Media analyst Jessica Reif Cohen, putting CBS on the brokerage's influential Focus One list of recommended stocks, reiterated her 12-month price target of $50, about 33 percent over its current level.
On the news, CBS' stock initially gained on the news, but then sagged under the weight of the broader market. Shares closed 1/16 lower to 36 5/8. Shares of Infinity Broadcasting (INF), the CBS-controlled radio-station giant, dipped 7/16 to 25 1/8.
Cohen called CBS' valuation "compelling," saying it's the least expensive of the major media stocks with a multiple of 13 times anticipated pre-tax cash flow. "The CBS TV network is one of only four entities with mass reach and the ability to create blockbuster hit programming," she said. "This scarcity value will be realized sooner rather than later."
In a research note and in her conference call with the investment community, Cohen said advance bookings of advertising on the company's TV network will rise 7 to 9 percent this year, with CBS outperforming the rest of the industry. Same-station radio revenue growth is up 15 percent this year, she said.
First-quarter pre-tax cash flow, a key measure of growth for media companies, will decline by 3 percent, a rate Cohen described as a relatively low since the year-ago period included an Olympic broadcast.
Additionally, the company looks likely achieve its cost-cutting objective of $180 million this year, Cohen added.
She said CBS also is poised to unlock the value of its Internet investments by pursuing an idea that surfaced last month to offer tracking stock in its Web assets. CBS is part owner of MarketWatch.com (MKTW), the publisher of this Web site, and has a significant stake in SportsLine USA (SPLN).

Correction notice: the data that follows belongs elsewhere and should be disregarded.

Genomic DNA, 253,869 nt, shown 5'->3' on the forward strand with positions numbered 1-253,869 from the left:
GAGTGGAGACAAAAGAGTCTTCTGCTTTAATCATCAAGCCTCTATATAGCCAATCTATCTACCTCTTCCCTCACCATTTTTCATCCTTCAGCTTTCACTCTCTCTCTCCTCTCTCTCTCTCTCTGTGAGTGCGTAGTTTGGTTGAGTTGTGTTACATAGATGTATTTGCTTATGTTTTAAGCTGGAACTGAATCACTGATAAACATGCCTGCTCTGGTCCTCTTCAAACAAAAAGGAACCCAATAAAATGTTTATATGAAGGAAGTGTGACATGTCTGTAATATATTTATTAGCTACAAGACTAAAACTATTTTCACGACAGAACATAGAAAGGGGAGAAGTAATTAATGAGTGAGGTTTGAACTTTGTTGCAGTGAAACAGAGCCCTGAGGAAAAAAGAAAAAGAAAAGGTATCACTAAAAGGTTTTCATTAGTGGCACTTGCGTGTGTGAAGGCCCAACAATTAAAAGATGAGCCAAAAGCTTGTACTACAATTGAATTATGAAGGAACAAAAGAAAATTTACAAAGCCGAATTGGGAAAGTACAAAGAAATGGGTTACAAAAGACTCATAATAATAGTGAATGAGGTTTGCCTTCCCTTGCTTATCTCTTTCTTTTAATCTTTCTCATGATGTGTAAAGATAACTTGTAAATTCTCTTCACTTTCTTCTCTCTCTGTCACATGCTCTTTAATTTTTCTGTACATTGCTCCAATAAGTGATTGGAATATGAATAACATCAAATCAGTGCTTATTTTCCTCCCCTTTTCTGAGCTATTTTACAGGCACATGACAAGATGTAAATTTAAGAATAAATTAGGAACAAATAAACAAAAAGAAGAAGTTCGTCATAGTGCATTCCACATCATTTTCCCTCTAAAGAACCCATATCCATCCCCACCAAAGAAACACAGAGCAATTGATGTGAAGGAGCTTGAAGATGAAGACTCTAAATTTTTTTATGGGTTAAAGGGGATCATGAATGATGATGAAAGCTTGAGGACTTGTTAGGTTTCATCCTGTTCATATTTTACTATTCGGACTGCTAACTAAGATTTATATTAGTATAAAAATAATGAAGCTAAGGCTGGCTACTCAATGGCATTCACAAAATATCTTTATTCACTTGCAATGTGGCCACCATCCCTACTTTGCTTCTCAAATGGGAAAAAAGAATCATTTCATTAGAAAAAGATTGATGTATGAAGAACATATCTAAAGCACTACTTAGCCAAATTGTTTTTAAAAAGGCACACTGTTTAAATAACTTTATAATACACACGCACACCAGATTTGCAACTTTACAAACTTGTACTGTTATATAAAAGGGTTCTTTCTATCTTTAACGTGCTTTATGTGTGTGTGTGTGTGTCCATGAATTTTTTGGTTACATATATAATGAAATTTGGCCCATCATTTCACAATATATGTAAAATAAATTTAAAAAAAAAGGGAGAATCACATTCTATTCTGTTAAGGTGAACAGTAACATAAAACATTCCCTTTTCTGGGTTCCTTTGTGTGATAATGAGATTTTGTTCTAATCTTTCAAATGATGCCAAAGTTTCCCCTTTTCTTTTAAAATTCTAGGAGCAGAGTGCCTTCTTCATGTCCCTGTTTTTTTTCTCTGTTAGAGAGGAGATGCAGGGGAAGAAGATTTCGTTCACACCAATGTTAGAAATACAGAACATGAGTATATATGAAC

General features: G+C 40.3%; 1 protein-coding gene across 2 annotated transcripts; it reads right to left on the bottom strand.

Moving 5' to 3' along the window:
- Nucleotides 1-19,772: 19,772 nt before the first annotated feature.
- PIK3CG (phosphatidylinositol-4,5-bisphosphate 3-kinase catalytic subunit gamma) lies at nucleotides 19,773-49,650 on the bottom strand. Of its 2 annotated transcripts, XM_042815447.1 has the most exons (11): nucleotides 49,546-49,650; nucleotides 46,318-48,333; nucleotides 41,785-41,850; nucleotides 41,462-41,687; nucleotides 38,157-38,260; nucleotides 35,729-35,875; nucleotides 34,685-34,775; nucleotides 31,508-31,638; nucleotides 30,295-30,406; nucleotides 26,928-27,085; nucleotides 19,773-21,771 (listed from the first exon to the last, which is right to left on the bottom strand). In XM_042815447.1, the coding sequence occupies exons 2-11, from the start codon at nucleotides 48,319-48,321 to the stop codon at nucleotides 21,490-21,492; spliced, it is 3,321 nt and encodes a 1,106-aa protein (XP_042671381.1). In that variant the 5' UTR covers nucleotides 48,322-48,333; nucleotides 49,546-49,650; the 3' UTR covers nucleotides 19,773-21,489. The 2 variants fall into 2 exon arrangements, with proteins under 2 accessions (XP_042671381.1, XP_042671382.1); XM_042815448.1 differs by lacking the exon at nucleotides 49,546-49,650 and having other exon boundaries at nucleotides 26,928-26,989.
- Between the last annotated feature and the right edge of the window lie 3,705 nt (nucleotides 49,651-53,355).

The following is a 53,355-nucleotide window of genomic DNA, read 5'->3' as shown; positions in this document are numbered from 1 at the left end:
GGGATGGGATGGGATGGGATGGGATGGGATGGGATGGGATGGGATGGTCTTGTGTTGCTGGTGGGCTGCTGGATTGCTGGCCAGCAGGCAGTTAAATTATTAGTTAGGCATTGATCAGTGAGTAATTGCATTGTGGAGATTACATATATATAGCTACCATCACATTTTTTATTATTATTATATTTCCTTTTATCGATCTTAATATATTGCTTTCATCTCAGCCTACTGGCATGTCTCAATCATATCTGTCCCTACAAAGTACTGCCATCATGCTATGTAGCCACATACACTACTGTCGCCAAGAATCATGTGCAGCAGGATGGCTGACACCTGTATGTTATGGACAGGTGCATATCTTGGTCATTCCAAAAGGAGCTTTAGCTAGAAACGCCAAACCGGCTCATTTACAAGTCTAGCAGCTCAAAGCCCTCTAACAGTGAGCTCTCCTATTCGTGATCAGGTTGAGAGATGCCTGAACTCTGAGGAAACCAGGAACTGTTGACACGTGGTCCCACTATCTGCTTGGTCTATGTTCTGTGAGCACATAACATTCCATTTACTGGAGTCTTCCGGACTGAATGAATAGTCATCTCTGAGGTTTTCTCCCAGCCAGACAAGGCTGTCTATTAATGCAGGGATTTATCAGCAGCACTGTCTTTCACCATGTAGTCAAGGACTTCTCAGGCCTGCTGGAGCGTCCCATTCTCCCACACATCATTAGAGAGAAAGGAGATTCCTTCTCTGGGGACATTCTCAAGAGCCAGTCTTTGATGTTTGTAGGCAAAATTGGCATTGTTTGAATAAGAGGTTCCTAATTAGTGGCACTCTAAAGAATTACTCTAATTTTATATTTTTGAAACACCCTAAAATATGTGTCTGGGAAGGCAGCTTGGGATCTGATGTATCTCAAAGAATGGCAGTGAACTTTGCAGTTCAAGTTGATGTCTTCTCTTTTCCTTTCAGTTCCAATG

"We think it'll happen this year," Cohen said of the tracking-stock idea. "Management is driven on this area. We expect CBS to create a new vehicle for aggregating assets in the high-growth Internet arena that will exploit the rapid convergence of new media and old media."
Cohen downplayed the importance of Chairman Mel Karmazin's comments last week about wanting to buy the NBC network from parent General Electric (GE).
She said Karmazin and NBC aren't talking in negotiations and no deal is expected. Rather, the CBS chief was voicing feelings that "it's a good business and if he could buy more of it, he would," she said. Instead of a deal between CBS and NBC, Cohen said a pact between a TV network and a major motion picture studio could be a possibility.
As radio giant Chancellor Media (AMFM) mulls a possible sale of itself to another radio player, CBS is hunting for radio stations that may get spun out of a deal between Chancellor and its likely suitor, Clear Channel (CCU).
Infinity will be a "redy buyer" she said, with the radio unit spending as much as $4 billion to fill out its radio station portfolio.
Written By Steve Gelsi, CBS MarketWatch